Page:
By Marcia Richards Suelzer, M.A., J.D.
It is unfortunate, but there is always someone ready to use trickery or deception to make a fast buck off of virtually every aspect of daily life. You’ll see fake charities pop up after every disaster, and most of us have received at least one email asking for us to help a down-on-his-luck Nigerian prince. For the past several years, many businesses have been targeted by companies who engage in deceptive practices related to corporate recordkeeping and annual report filing requirements.
As we discussed in our earlier post, “Four Facts You Must Know About Annual Reports,” nearly every corporation and LLC must file one or more annual reports with state governments during 2015. Keeping up with annual report filing can be challenging due to lack of uniformity in due dates. Given that the consequences can be dire, it often makes excellent sense for the small business owner to partner with a trustworthy business compliance company that he or she knows and trusts, such as BizFilings. This strategy makes even more sense when that company already provides your business with registered agent services.
Unfortunately, there are a number of untrustworthy companies out to take your hard-earned cash by offering “annual record services” that are not required and cannot satisfy your annual report filing requirement. How can you spot these scams?
The company’s name may not be a give-away. Many of these outfits try to mimic names of reputable business compliance companies. For example, the Delaware secretary of state’s website warns Delaware companies to beware of the “Corporate Records Service,” as does the secretary of state of Illinois. While Corporate Records Service seems to be one of the most common names used, it is not the only name. Rhode Island secretary of state’s website warns its filers about the two such companies: “Annual Business Services” which is sending letters and “Rhode Island Corporate Compliance (RICC)” which is sending emails to companies registered in Rhode Island.
So, what should alert you? The following are common red flags:
- You receive a letter from an unfamiliar company, not the company that serves as your registered agent or that helped you incorporate or form your LLC.
- The envelope and form are designed to fool you into thinking that it is an official government communication. There will be quasi-governmental seals and be many citations to state statutes and provisions. While there is likely to be a disclaimer that it is sent by a private company, the overall tone and appearance of the communication strongly conveys the opposite impression.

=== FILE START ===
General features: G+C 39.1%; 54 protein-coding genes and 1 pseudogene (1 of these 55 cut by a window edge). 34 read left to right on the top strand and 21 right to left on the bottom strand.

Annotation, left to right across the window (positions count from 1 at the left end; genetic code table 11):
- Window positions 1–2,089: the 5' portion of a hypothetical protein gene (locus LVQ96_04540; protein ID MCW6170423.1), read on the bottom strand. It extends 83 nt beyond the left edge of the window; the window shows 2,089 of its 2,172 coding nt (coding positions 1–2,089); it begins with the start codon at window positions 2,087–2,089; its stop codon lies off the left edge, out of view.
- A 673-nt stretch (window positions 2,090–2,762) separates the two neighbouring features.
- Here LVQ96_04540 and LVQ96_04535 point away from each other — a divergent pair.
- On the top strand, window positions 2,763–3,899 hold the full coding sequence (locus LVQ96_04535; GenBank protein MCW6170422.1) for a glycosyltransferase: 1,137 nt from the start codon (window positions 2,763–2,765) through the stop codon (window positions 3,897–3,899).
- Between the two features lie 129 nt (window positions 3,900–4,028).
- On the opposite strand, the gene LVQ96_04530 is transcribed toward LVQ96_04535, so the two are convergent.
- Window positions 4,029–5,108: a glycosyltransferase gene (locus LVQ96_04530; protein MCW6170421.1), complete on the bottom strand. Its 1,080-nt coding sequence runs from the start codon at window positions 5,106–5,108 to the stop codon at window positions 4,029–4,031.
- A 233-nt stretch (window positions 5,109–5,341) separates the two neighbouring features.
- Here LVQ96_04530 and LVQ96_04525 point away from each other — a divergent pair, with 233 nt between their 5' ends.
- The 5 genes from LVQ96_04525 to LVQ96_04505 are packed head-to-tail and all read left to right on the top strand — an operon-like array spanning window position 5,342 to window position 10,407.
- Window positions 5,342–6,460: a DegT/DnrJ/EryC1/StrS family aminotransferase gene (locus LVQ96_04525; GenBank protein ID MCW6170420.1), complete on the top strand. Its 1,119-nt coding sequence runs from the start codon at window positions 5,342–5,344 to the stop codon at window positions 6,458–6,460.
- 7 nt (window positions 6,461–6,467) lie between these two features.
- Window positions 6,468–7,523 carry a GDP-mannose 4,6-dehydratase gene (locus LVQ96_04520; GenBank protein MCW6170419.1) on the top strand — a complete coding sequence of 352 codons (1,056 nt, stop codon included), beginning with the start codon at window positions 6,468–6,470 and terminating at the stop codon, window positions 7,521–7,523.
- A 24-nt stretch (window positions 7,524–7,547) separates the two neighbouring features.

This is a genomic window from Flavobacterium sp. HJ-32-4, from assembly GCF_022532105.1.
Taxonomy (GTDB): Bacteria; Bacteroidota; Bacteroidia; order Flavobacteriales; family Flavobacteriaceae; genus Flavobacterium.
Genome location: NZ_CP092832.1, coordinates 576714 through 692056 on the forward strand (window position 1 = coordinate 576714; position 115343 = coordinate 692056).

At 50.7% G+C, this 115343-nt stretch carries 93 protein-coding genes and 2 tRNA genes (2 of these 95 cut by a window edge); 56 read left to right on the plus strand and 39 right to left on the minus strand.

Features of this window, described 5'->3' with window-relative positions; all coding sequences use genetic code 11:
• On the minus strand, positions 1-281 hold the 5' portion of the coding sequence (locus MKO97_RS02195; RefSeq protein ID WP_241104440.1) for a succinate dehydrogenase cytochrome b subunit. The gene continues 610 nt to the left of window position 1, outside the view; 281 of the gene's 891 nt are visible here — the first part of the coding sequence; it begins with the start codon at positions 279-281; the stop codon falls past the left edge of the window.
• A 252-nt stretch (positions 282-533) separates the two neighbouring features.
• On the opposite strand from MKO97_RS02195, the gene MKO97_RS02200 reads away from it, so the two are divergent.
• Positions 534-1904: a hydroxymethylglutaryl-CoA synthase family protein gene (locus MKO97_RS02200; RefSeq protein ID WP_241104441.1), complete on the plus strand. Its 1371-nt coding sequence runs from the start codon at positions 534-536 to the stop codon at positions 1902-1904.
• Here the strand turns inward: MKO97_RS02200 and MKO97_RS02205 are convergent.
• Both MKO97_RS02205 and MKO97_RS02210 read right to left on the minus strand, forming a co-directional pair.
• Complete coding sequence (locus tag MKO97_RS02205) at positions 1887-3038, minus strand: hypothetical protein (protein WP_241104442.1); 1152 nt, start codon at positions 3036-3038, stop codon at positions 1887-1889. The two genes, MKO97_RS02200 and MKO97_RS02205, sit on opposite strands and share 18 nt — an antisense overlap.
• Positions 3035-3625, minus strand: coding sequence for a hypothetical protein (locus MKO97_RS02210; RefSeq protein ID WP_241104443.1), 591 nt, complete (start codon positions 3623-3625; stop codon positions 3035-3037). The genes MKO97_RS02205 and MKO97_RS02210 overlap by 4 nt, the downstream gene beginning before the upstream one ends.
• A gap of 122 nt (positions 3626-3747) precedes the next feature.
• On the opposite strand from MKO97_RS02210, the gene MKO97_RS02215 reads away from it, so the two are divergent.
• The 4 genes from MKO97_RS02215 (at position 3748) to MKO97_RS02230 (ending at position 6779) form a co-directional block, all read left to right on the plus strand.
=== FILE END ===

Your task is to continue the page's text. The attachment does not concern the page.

- There be an official-looking form with a title similar to “2015 Annual Minutes.” If you are curious what one version of this form looks like, the Milwaukee-Wisconsin Journal Sentinel reproduced a copy of the form in its story about the scam operating in Wisconsin last year.
- There will be a demand to return the form to the corporation by a specific date. As the Indiana Secretary of State’s website warns, “They include a return by date to give the false impression that action is necessary on your part.”
- There is a fee of $125 payment for the service.
There are two major dangers with this scam. (Three, if you count throwing away $125.)
First, this bogus communication may cause you to miss the state filing deadline. These solicitations are timed to correspond with the annual report due date. The company is banking (literally) on the similarity in name the name of their form, “Annual Records,” and the state-required filing, “Annual Report,” to inspire business owners to complete their form. And, the similarity may fool business owners into thinking that they have compiled with the state filing requirement. This may result in fines, penalties, loss of good standing and dissolution.
Second, your information may not be adequately safeguarded. The form sent requests information in excess of what you are generally required to provide to the state. For example, the form requests a list of all of the shareholders’ names. The only guarantee you have that any information provided, including your credit card number, will be safeguarded and not released to third-parties is the assurance provided on the form. And, when you consider that Corporation Records Service is under investigation for fraud in multiple states—and has agreed to numerous consent judgments related to deceptive practices–your faith in the disclaimer may be ill-founded.
What should you do if you receive mail that asks you to provide information to prepare your annual minutes or consent records?
You can simply shred the correspondence and toss it into the recycle bin. However, you may wish to report the solicitation attempt by contacting your secretary of state’s office. The secretary of state can advise you on how best to proceed in your jurisdiction. If you are not sure if what you received is a scam or a legitimate offer to help streamline your paperwork responsibilities, the compliance experts at BizFilings will be glad to answer any questions that you might have. You can contact one of our customer service specialists at 800-981-7183.